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What You Should Know About Lupus

Just as in February, heart month is celebrated to raise awareness about heart-related diseases and people wear red, in May many people wear purple to raise awareness about a disease that affects millions of people. people in the world: lupus. The idea is to raise awareness about this disease, educate people and, for those who wish, even raise funds through different lupus foundations.

Lupus is an autoimmune disease; that is, a person’s immune (defense) system attacks the body’s own tissues and organs, causing inflammation and, depending on the severity, other damage. The most common type of lupus is systemic lupus erythematosus or SLE (SLE), which affects different parts of the body, including internal organs.

According to the American Lupus Foundation, 1.5 million Americans, and at least five million people worldwide, have some form of lupus.

The cause or causes of this disease are not known with certainty. It is thought that it could be the result of a genetic predisposition combined with something in the environment. Possible triggers in the environment could be infections, the susceptibility of some people to the sun’s ultraviolet rays, or some medications, including hormones.

Regarding the risk of developing lupus, this condition mainly affects women between the ages of 15 and 44. In fact, women are 90% of the people affected with this disease, although it can also occur in men, adolescents and children.

And blacks, Hispanics / Latinos, and Asians have lupus more often than whites.

Lupus can affect different parts of the body. In some people, lupus may be a minor illness with just a rash or rash on the skin; while, in others, it could be a serious disease, causing inflammation in the brain, lungs, heart and / or kidneys, and can even be fatal.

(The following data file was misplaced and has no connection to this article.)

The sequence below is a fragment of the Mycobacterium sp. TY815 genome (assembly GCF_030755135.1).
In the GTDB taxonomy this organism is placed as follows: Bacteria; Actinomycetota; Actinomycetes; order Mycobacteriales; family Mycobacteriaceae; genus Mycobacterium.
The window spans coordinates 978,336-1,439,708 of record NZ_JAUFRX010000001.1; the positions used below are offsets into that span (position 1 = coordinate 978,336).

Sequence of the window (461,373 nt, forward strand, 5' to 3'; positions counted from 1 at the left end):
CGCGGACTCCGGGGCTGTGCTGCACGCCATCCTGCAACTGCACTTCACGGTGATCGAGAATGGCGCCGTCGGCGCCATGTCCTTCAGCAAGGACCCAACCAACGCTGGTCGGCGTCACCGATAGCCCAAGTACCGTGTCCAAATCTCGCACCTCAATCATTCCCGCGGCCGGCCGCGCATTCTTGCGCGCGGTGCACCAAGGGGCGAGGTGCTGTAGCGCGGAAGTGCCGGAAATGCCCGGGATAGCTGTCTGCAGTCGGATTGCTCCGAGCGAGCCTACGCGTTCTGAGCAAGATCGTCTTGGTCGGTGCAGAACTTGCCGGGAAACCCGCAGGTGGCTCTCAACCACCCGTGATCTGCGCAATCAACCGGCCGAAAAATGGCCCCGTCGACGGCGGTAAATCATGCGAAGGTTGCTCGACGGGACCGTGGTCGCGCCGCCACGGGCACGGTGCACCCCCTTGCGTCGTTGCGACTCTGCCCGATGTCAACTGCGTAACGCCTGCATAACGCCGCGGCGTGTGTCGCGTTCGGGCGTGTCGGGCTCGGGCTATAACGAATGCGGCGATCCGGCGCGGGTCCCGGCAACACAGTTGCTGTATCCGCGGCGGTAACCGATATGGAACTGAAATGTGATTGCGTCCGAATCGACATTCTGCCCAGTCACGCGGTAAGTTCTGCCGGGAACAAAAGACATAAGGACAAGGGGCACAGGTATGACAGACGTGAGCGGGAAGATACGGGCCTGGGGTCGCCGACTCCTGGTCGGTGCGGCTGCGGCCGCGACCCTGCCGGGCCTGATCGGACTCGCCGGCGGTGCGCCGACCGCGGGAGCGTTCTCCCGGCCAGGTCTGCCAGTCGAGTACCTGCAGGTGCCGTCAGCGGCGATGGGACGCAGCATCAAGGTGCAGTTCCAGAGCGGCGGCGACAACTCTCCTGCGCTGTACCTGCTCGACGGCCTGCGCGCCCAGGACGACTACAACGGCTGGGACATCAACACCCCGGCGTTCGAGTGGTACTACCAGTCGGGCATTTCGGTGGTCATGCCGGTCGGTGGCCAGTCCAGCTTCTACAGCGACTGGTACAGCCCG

SLE can be difficult to diagnose because its signs and symptoms are nonspecific and resemble other diseases. It can range from mild to severe. Symptoms depend on the severity and the and / or organs that are affected. Between the possible symptoms is it so:

Fever, malaise, and nausea. Loss of appetite and weight. Anxiety, panic attacks, depression. Muscle pain, with pain and inflammation (swelling) of the joints. Butterfly-shaped rash (rash) on the cheeks and nose. Sensitivity of the skin to sunlight, which causes a widespread rash (rash) (this is known as photosensitivity of the skin). Hair loss. Painful ulcers in the mouth, nose, and genital areas. Headaches, seizures, trouble concentrating, and hallucinations. Heart problems (such as arrhythmias and heart failure). Difficulty breathing. Chest pain. Dry eyes. Sight loss.

Treatment of SLE depends on the severity of the disease. It includes medications such as anti-inflammatories and pain medications (among them: aspirin, acetaminophen, medicines from the group of non-steroidal anti-inflammatory drugs that include ibuprofen or naproxen among them, and steroids. Obviously they are not all given together.

Sometimes, if necessary, drugs from other groups such as: hydroxychloroquine (Plaquenil) or chloroquine (Aralen) can be added, which decrease the production of antibodies. These take months to act. Immunosuppressants that control inflammation in the immune system can also be used.

There are medicines that are specific for the kidney (Lupus Nephritis) such as Voclosporin.

There are others such as: cyclophosphamide, methotrexate, azathioprine, and belimumab (which is the most recent drug to be approved by the FDA in 2011 for the treatment of lupus). These medicines are not just for the kidney.

There is currently no cure for lupus, but medical treatments and lifestyle changes can help control it. The specialists in the diagnosis and treatment of lupus are rheumatologists. Getting informed is the first step.

-Aliza A. Lifshitz, known for her extensive experience in the Hispanic media as Dr. Aliza, is the health expert for the educational television network for the Hispanic community HITN. At HITN, she hosts the daily Vida y Salud programming block, a space where she shares information and tools for Hispanics to lead healthier lives and better communicate with their doctors.

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